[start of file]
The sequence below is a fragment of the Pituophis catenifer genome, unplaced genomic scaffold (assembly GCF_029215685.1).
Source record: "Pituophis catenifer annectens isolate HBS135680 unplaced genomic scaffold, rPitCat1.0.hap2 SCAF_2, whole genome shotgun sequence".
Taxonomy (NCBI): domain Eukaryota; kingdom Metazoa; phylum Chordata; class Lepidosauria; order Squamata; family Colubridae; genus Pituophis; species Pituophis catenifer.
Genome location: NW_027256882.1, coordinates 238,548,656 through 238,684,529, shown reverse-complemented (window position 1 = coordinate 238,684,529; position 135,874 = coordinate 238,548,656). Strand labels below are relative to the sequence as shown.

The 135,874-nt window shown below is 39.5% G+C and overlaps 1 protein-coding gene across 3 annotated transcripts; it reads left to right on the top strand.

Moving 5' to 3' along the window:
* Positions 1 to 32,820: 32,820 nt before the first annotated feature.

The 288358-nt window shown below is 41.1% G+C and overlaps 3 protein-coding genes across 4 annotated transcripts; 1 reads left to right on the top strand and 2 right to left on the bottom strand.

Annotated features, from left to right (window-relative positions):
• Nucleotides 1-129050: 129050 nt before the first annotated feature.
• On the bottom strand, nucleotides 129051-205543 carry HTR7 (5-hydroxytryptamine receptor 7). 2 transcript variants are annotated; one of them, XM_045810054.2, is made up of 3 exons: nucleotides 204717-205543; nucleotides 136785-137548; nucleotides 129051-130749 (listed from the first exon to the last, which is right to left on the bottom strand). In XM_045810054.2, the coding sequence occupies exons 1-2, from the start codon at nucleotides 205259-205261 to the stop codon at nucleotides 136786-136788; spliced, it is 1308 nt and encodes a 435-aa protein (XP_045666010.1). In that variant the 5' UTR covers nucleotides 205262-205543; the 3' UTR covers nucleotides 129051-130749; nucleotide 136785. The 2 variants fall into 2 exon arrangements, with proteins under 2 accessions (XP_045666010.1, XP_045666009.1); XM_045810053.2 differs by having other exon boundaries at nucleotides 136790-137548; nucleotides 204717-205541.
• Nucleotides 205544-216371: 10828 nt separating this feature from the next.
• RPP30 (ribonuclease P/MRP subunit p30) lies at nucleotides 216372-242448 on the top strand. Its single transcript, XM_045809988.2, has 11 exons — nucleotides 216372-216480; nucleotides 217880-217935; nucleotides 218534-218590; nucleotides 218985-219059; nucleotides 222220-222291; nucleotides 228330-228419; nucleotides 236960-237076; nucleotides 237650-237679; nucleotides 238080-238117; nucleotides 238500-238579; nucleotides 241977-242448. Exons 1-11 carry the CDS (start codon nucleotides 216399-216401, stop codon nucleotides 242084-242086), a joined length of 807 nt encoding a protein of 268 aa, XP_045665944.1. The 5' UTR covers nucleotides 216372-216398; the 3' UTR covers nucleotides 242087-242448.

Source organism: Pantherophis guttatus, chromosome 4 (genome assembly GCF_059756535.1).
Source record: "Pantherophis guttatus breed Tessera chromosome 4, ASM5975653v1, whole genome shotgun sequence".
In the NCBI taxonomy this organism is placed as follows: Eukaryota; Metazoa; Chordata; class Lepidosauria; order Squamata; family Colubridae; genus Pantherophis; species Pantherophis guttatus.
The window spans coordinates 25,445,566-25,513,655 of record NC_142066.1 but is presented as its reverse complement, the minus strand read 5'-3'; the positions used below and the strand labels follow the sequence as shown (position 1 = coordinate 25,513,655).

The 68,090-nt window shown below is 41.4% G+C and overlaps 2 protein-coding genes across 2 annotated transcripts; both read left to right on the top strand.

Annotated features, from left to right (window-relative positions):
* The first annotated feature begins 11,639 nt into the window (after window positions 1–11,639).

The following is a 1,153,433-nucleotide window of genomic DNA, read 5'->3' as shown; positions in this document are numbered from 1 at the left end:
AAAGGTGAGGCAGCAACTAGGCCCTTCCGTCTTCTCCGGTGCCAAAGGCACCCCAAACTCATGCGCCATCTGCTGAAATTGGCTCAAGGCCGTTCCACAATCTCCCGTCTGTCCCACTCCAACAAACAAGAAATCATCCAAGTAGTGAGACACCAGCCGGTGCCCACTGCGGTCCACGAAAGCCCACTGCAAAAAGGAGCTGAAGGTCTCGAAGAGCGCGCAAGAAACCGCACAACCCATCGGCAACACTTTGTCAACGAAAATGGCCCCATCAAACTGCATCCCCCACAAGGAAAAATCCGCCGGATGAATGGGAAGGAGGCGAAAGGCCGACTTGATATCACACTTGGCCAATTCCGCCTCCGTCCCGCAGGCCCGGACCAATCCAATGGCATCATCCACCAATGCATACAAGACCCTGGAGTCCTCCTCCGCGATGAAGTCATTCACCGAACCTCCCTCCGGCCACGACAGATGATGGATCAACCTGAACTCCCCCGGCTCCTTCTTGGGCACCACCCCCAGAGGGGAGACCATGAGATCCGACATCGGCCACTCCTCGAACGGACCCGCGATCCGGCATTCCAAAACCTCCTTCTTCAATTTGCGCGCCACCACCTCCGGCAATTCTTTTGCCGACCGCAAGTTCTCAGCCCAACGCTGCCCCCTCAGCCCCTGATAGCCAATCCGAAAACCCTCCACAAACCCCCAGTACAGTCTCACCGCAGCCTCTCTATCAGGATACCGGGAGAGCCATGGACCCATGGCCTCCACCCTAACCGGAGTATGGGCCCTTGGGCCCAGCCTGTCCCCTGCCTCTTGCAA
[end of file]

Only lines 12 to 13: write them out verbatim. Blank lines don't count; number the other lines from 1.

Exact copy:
• Nucleotides 205544-216371: 10828 nt separating this feature from the next.
• RPP30 (ribonuclease P/MRP subunit p30) lies at nucleotides 216372-242448 on the top strand. Its single transcript, XM_045809988.2, has 11 exons — nucleotides 216372-216480; nucleotides 217880-217935; nucleotides 218534-218590; nucleotides 218985-219059; nucleotides 222220-222291; nucleotides 228330-228419; nucleotides 236960-237076; nucleotides 237650-237679; nucleotides 238080-238117; nucleotides 238500-238579; nucleotides 241977-242448. Exons 1-11 carry the CDS (start codon nucleotides 216399-216401, stop codon nucleotides 242084-242086), a joined length of 807 nt encoding a protein of 268 aa, XP_045665944.1. The 5' UTR covers nucleotides 216372-216398; the 3' UTR covers nucleotides 242087-242448.